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Targeting B Cells and Microglia in Multiple Sclerosis With Bruton Tyrosine Kinase InhibitorsA Review

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Importance  Currently, disease-modifying therapies for multiple sclerosis (MS) use 4 mechanisms of action: immune modulation, suppressing immune cell proliferation, inhibiting immune cell migration, or cellular depletion. Over the last decades, the repertoire substantially increased because of the conceptual progress that not only T cells but also B cells play an important pathogenic role in MS, fostered by the empirical success of B cell–depleting antibodies against the surface molecule CD20. Notwithstanding this advance, a continuous absence of B cells may harbor safety risks, such as a decline in the endogenous production of immunoglobulins. Accordingly, novel B cell–directed MS therapies are in development, such as inhibitors targeting Bruton tyrosine kinase (BTK).

Observations  BTK is centrally involved in the B cell receptor–mediated activation of B cells, one key requirement in the development of autoreactive B cells, but also in the activation of myeloid cells, such as macrophages and microglia. Various compounds in development differ in their binding mode, selectivity and specificity, relative inhibitory concentration, and potential to enter the central nervous system. The latter may be important in assessing whether BTK inhibition is a promising strategy to control inflammatory circuits within the brain, the key process that is assumed to drive MS progression. Accordingly, clinical trials using BTK inhibitors are currently conducted in patients with relapsing-remitting MS as well as progressive MS, so far generating encouraging data regarding efficacy and safety.

Conclusions and Relevance  While the novel approach of targeting BTK is highly promising, several questions remain unanswered, such as the long-term effects of using BTK inhibitors in the treatment of inflammatory CNS disease. Potential changes in circulating antibody levels should be evaluated and compared with B cell depletion. Also important is the potential of BTK inhibitors to enter the CNS, which depends on the given compound. Remaining questions involve where BTK inhibitors fit in the landscape of MS therapeutics. A comparative analysis of their distinct properties is necessary to identify which inhibitors may be used in relapsing vs progressive forms of MS as well as to clarify which agent may be most suitable for sequential use after anti-CD20 treatment.

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Article Information

Accepted for Publication: December 9, 2022.

Published Online: February 13, 2023. doi:10.1001/jamaneurol.2022.5332

Corresponding Author: Martin S. Weber, MD, Department of Neuropathology, Department of Neurology, University Medical Center, Georg August University, Robert-Koch-Straße 40, 37099 Göttingen, Germany (martin.weber@med.uni-goettingen.de).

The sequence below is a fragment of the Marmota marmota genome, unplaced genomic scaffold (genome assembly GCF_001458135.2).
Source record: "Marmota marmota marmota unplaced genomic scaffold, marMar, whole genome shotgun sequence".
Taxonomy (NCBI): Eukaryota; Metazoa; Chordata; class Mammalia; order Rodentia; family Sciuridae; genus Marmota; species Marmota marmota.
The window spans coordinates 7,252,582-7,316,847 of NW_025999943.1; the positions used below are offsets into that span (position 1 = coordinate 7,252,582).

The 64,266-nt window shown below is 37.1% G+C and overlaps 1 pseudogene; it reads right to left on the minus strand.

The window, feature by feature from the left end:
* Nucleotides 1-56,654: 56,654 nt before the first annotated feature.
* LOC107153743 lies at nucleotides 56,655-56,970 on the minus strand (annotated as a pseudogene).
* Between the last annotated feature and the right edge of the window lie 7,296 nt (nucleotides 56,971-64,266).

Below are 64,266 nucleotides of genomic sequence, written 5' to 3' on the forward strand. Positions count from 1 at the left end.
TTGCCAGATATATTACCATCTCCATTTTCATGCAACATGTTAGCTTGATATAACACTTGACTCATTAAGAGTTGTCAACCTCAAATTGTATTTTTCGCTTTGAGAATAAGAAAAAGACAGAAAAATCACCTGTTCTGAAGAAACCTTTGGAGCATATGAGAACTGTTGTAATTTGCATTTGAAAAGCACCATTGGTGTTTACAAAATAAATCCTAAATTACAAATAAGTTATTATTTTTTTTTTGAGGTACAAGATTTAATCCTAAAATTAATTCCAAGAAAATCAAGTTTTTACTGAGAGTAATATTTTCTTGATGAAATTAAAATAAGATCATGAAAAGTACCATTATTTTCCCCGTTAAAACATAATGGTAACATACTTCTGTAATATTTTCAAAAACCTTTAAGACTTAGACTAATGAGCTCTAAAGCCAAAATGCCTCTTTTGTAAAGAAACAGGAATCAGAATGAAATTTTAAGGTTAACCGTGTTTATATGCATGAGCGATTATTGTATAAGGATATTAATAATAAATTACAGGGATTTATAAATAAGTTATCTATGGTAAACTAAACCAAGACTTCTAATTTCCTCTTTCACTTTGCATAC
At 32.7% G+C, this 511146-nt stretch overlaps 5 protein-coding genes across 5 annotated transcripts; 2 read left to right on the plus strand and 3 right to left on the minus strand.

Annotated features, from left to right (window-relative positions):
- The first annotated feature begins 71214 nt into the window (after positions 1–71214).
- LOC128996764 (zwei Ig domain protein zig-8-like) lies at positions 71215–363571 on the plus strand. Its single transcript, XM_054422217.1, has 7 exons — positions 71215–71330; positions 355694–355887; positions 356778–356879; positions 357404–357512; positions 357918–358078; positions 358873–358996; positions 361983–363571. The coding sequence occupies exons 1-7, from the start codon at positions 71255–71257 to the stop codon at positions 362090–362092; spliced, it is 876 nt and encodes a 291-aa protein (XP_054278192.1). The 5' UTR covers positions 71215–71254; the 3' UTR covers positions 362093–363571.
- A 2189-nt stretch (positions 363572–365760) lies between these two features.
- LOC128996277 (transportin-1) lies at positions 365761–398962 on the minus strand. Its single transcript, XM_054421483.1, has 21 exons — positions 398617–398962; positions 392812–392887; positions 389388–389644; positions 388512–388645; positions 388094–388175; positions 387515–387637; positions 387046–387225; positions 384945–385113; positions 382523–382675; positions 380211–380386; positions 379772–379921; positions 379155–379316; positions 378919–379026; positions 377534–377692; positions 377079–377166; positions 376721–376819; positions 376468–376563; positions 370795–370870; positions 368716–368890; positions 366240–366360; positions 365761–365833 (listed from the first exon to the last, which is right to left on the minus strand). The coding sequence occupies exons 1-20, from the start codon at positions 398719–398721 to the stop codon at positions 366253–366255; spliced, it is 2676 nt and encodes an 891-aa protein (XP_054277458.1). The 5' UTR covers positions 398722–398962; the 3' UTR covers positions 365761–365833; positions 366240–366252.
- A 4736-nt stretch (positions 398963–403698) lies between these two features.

Conflict of Interest Disclosures: Dr Torke reported receiving travel support from EMD Serono and research support from the Universitätsmedizin Göttingen. Dr Weber reported receiving research support from the Deutsche Forschungsgemeinschaft (WE 3547/5-1, WE3547/7-1, in association with SFB TRR 274), Novartis, TEVA, Biogen-Idec, Roche, Merck, and the ProFutura Program of the Universitätsmedizin Göttingen; serving as an editor for PLOS One; receiving travel funding and/or speaker honoraria from Biogen-Idec, Merck Serono, Novartis, Roche, TEVA, Bayer, and Genzyme; and being an employee of the Universitätsmedizin Göttingen and Fraunhofer Gesellschaft, Germany. No other disclosures were reported.

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AMA CME Accreditation Information

Credit Designation Statement: The American Medical Association designates this Journal-based CME activity activity for a maximum of 1.00  AMA PRA Category 1 Credit(s)™. Physicians should claim only the credit commensurate with the extent of their participation in the activity.

Successful completion of this CME activity, which includes participation in the evaluation component, enables the participant to earn up to:

  • 1.00 Medical Knowledge MOC points in the American Board of Internal Medicine's (ABIM) Maintenance of Certification (MOC) program;;
  • 1.00 Self-Assessment points in the American Board of Otolaryngology – Head and Neck Surgery’s (ABOHNS) Continuing Certification program;
  • 1.00 MOC points in the American Board of Pediatrics’ (ABP) Maintenance of Certification (MOC) program;
  • 1.00 Lifelong Learning points in the American Board of Pathology’s (ABPath) Continuing Certification program; and
  • 1.00 CME points in the American Board of Surgery’s (ABS) Continuing Certification program

It is the CME activity provider's responsibility to submit participant completion information to ACCME for the purpose of granting MOC credit.

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